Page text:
To mark the beginning of Autumn, we’re offering the chance to have up to three designs in total on the same print run, for the same price.
In other words, you could order 1,000 membership cards and split the run into three different designs – so each membership category gets a different colour card and design for example; making them easy to recognise.
The greater the volume of cards you order, the lower the price per card. By combining multiple cards into one run, you benefit from a lower unit price, plus you don’t have to pay the usual extra design charges.
If you run an events company for example, this is a great opportunity to combine multiple events into one print run: branding your cloakroom tags or entry passes to each individual specific event, rather than having one generic one.
Or if you have different Cloakrooms, like the Hippodrome Casino for example, you can colour code them to suit.
Hotel companies with multiple hotels can get each hotel’s key cards produced at the same time and achieve considerable cost savings.
We often find hotels use the design change to produce seasonal key cards – advertising their Christmas or New Year offers for example.
How to take advantage of the offer
This offer isn’t available online. Simply call us and mention this promotion at the time of ordering, and we’ll send you a custom quote.
The small print
This promotion only applies to a run of ‘like-for-like’ cards or custom printed products. You can’t split the order between multiple types of cards, e.g. between Cloakroom tags with a hole punch and plastic cards with embossed numbering.
Don’t default to off-the-shelf hotel key cards when you could buy custom printed for a similar price
Another few weeks of guests failing to hand their key cards back in?
Before you default to ordering more cards off-the-shelf from your card lock supplier, take a look at custom printed.
If it’s the cost that puts you off, you might just be surprised at how they stack up.
The larger the order, the lower the unit price
As with any custom printed item, the set-up is where most of the cost is loaded. So the more you print, the less each card costs. And the more likely it is that custom key cards will work out cheaper than off the shelf ones.
So whereas 100 branded, double sided hotel key cards (with magnetic stripe) might not seem so attractive at £114 + VAT (or £1.14 each), 500 will only set you back £190 + VAT (or 38p each).
Smartphone technology will get some hotel guests straight into their room – without having to check in at the front desk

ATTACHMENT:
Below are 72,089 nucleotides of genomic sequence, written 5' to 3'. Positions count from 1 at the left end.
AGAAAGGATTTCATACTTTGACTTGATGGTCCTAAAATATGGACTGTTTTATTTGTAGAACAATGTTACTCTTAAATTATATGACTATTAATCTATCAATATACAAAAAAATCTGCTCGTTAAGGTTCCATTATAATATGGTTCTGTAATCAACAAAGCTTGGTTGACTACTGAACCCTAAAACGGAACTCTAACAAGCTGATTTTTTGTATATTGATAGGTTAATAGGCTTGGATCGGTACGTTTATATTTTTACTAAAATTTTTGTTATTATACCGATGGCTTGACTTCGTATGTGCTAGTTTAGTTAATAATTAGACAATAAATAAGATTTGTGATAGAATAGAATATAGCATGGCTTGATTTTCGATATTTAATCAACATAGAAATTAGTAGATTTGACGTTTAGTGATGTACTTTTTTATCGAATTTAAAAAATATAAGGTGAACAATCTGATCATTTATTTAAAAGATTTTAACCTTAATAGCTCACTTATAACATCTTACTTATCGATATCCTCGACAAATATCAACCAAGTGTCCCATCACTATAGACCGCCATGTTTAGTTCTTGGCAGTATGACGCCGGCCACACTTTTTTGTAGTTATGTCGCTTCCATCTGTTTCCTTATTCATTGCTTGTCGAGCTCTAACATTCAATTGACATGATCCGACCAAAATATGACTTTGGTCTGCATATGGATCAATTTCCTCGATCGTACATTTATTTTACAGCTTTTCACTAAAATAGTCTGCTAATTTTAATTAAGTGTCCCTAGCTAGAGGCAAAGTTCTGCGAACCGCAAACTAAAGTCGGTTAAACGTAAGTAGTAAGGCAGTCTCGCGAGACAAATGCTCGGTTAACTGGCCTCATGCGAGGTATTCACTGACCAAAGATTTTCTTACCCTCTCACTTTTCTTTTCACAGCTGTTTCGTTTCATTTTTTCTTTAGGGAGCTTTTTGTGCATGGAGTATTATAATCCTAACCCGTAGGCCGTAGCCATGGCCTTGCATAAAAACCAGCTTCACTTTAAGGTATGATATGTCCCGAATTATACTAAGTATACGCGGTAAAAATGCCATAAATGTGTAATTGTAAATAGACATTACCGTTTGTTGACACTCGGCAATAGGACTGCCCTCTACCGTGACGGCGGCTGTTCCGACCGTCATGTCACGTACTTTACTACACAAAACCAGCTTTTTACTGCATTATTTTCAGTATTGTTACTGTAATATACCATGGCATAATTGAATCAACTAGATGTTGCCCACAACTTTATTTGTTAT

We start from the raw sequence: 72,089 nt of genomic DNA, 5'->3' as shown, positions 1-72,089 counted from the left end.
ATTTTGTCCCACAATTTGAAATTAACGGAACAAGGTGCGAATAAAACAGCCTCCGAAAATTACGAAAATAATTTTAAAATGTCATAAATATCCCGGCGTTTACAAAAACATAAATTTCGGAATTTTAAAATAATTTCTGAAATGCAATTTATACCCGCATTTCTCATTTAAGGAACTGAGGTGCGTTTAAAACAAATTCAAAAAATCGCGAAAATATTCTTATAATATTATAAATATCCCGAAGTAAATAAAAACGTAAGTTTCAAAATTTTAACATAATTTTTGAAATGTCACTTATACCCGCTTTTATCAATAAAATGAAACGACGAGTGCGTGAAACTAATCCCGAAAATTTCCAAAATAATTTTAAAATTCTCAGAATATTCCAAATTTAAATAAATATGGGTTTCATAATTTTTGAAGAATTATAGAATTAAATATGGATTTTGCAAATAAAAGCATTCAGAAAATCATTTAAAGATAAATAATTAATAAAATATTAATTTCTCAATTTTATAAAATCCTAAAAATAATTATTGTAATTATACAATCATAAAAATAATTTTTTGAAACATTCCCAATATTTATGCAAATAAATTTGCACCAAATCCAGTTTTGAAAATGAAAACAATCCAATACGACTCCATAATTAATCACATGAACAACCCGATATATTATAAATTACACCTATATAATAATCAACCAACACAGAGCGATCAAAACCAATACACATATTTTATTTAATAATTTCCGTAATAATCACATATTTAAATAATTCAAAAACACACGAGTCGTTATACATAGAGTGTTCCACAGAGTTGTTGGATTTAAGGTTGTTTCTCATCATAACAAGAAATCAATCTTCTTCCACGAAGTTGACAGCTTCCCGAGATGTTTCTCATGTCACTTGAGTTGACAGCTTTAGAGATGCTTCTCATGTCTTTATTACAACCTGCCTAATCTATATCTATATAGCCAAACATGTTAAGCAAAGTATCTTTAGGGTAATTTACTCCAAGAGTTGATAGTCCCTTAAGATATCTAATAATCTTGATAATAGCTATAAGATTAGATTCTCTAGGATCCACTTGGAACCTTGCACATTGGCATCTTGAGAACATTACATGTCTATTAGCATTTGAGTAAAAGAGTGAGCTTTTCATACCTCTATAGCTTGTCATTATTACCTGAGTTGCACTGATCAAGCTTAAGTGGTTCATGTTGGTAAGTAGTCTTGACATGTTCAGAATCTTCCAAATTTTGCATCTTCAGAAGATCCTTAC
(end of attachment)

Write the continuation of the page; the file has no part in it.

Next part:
On arrival at your hotel, would you prefer to bypass reception, make your way straight to your room, wave your smartphone over the lock and hey presto, you’re checked in?
The answer will probably depend on how far you’ve travelled, the reason for your stay, and what generation you are.
For a certain kind of traveller, it’s almost certainly going to be a reason they’ll choose one kind of hotel over another.
It’s been talked about for a while, and it’s nearly here
Virtual keys, powered through an app that uses Bluetooth technology on your smartphone are being trialled and perfected by a handful of hotel chains. They signal the end of lengthy check-in queues for weary travellers, and the frustration of hotel key cards fails after you’ve dragged your bags half way across the hotel.
Starwood Hotels & Resorts in the US have been working on their virtual room key for months now. The app isn’t released yet, but they’re asking for people to ‘opt-in’ to register for the pilot. They’re confident that it will be a game changer for the industry, and as an early adopter, a real opportunity for them to carve out a distinct position.
Hardly a coincidence then that have chosen to trial the technology in their Aloft Hotel in Cupertino, California, which is just around the corner from Apple’s headquarters.
But not everyone is convinced.
The attempt to streamline the check-in process isn’t new. Some hotel chains introduced check-in kiosks in their busiest hotels, but to mixed results. They found that many travellers just ignored them, preferring to speak to a real person.
Leisure travellers, more so than the business travellers, tend to look for a personal welcome to their hotel experience. If it’s a planned trip away, or a special occasion, the guest will want to interact with staff to try for an upgrade, or request a room with a view for example. And if they don’t know the area, they’ll have more questions than most – which will be far quicker answered by a person than an app.
‘Ease and convenience’ also means less to the older traveller, who won’t necessarily be as au fait with the technology on their phone.
The potential danger
Although Starwood Hotels sees the virtual keys as a key guest attraction method, particularly for regular travellers, the opposite could also prove to be true.
Given how competitive the hospitality industry is, one of the only ways that establishments can genuinely differentiate themselves is through their customer service and brand experience. If guests are bypassing the opportunities to experience those – won’t the hotel just become faceless, and the same as everyone else?
Maybe the answer lies somewhere in between. There is no shortage of hotels offering the ability to check-in online, in the same way as you would before boarding an airline. Those guests then go to a different check-in desk to pick up their key, presumably avoiding the queues at the main check-in desk. Then guests get to experience convenience and customer service.
Whatever the answer is, you can expect smartphones to truly live up to their name in the next few years.
Smartphone technology is already the biggest news in access control since biometrics
From an access point of view, smartphone technology is poised to take over from physical items like ID cards or access key fobs/tokens. And it’s going to happen soon.